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Ambivalent sexism is a theoretical framework which posits that sexism has two sub-components: "hostile sexism" (HS) and "benevolent sexism" (BS). Hostile sexism reflects overtly negative evaluations and stereotypes about a gender. Benevolent sexism represents evaluations of gender that may appear subjectively positive, but are actually damaging to people and gender equality more broadly. For the most part, psychologists have studied hostile forms of sexism. However, theorists using the theoretical framework of ambivalent sexism have found extensive empirical evidence for both varieties. The theory has largely been developed by social psychologists Peter Glick and Susan Fiske.

Ambivalent sexism offers a multidimensional reconceptualization of the traditional view of sexism to include both subjectively benevolent and hostile attitudes toward women. The word "ambivalent" is used to describe the construal of sexism because this type of bias includes both negative and positive evaluations of women. The addition of a benevolent feature to definitions of gender-based prejudice was a major contribution to the study of sexism and field of psychology. Traditional conceptualizations of sexism focused almost entirely on overt hostility toward women. While historians, anthropologists, feminist scholars, and psychologists had previously suggested that sexism involves positive and negative evaluations of women, the majority of empirical research at the time evaluated only hostile expressions of sexism. The introduction of the Ambivalent Sexism Inventory (ASI) a scale which was developed by Glick and Fiske in 1996, and which assesses ambivalently sexist attitudes marks a shift in how sexism is construed and scientifically measured. Glick and Fiske created the ASI to address a proposed deficiency in the measurement of sexism at the time. They argue that previous scales assessing sexism do not adequately capture the ambivalent nature of gender-based prejudice toward women.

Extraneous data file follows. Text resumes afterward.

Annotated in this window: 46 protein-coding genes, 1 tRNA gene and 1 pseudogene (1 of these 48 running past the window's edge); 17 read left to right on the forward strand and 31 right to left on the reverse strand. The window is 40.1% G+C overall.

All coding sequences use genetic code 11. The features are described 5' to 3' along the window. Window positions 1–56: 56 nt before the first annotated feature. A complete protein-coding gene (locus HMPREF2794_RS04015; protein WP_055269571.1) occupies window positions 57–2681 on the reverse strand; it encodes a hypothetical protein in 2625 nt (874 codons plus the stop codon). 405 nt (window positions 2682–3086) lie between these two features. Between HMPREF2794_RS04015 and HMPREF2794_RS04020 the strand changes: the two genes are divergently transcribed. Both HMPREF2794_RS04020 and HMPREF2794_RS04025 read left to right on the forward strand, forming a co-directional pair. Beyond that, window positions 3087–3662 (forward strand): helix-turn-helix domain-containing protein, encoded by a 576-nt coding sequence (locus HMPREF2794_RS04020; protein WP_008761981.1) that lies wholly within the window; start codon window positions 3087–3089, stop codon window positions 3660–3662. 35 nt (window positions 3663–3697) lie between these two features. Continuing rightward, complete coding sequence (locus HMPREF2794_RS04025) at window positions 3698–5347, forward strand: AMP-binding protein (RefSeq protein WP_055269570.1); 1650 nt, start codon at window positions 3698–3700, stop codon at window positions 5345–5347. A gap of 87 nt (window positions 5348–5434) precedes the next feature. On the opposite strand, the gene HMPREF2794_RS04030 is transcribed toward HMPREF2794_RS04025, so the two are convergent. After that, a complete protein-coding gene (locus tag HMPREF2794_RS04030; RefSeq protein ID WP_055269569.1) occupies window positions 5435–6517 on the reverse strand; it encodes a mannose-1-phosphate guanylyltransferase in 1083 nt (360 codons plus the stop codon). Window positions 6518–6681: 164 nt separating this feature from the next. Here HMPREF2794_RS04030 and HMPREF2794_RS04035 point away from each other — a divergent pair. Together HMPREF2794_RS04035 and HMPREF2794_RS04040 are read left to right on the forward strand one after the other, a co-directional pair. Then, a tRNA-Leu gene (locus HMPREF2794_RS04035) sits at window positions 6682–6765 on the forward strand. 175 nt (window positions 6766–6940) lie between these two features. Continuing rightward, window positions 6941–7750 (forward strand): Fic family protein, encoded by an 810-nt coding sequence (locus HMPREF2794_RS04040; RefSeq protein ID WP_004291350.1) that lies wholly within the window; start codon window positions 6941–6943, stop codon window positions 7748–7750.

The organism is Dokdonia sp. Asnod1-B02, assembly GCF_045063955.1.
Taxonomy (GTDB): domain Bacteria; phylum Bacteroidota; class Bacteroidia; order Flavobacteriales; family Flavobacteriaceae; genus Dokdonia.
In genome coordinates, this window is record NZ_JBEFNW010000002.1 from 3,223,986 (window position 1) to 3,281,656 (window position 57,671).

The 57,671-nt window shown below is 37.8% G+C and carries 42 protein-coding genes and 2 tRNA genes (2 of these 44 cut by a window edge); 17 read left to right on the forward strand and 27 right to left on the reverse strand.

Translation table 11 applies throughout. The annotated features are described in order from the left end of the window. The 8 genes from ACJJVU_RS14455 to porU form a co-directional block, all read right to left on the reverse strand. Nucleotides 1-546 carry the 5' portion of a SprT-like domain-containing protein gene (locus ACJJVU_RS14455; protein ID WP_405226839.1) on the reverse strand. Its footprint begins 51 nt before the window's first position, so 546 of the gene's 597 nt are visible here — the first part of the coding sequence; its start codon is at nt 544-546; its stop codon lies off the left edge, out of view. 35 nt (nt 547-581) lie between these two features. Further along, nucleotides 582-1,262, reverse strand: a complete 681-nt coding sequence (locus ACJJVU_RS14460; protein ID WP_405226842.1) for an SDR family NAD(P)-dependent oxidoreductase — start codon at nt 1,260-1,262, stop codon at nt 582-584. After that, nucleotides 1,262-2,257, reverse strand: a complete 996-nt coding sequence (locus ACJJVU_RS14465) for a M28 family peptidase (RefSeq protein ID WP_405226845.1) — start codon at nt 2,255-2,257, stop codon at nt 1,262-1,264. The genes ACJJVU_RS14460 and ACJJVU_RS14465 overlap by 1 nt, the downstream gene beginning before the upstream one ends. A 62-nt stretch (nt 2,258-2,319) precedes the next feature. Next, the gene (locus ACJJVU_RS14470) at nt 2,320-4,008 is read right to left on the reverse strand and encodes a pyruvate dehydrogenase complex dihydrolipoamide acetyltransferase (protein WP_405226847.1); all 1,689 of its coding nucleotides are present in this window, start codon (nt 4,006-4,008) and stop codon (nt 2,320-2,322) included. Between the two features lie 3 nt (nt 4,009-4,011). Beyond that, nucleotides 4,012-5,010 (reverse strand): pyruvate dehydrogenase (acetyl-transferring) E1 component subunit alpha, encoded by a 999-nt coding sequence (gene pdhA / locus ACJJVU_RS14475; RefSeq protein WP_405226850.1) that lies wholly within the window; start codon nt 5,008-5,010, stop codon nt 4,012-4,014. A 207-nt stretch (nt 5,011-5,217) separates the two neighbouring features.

Both benevolent and hostile sexism are considered legitimizing ideologies, in that these attitudes provide the justification for social inequalities between men and women. Social dominance orientation asserts that group-based inequalities are systematically reinforced by the disadvantaged group's adoption of the dominant group's ideology and social stratification. Empirical research has consistently supported the validity of Social Dominance Theory, failed verification] and the SDO model of structural oppression may be particularly apt to describe how patriarchy is perpetuated. Researchers have explored reasons for why women might internalize ambivalently sexist attitudes towards women. Fischer (2006) found that women may develop benevolently sexist attitudes as a response to experiencing sexism themselves. Cross-cultural research suggests that women's endorsement of benevolent sexism often reflects a culture of extreme hostile sexism among men in a given community. Some researchers argue that, in cultures that are particularly hostile, women may internalize benevolent sexism as a protective mechanism.

Some research indicates that women perceived men high in benevolent sexism to possess positive attitudes towards women, while by contrast men low in benevolent sexism were perceived to be misogynistic and possessing high levels of hostile sexism, when in reality men who reject benevolent sexism also tend to reject hostile sexism. If the man stated that his rejection of benevolent sexism was motivated by egalitarian values then the perception that he was a hostile sexist was somewhat mitigated, though not entirely.

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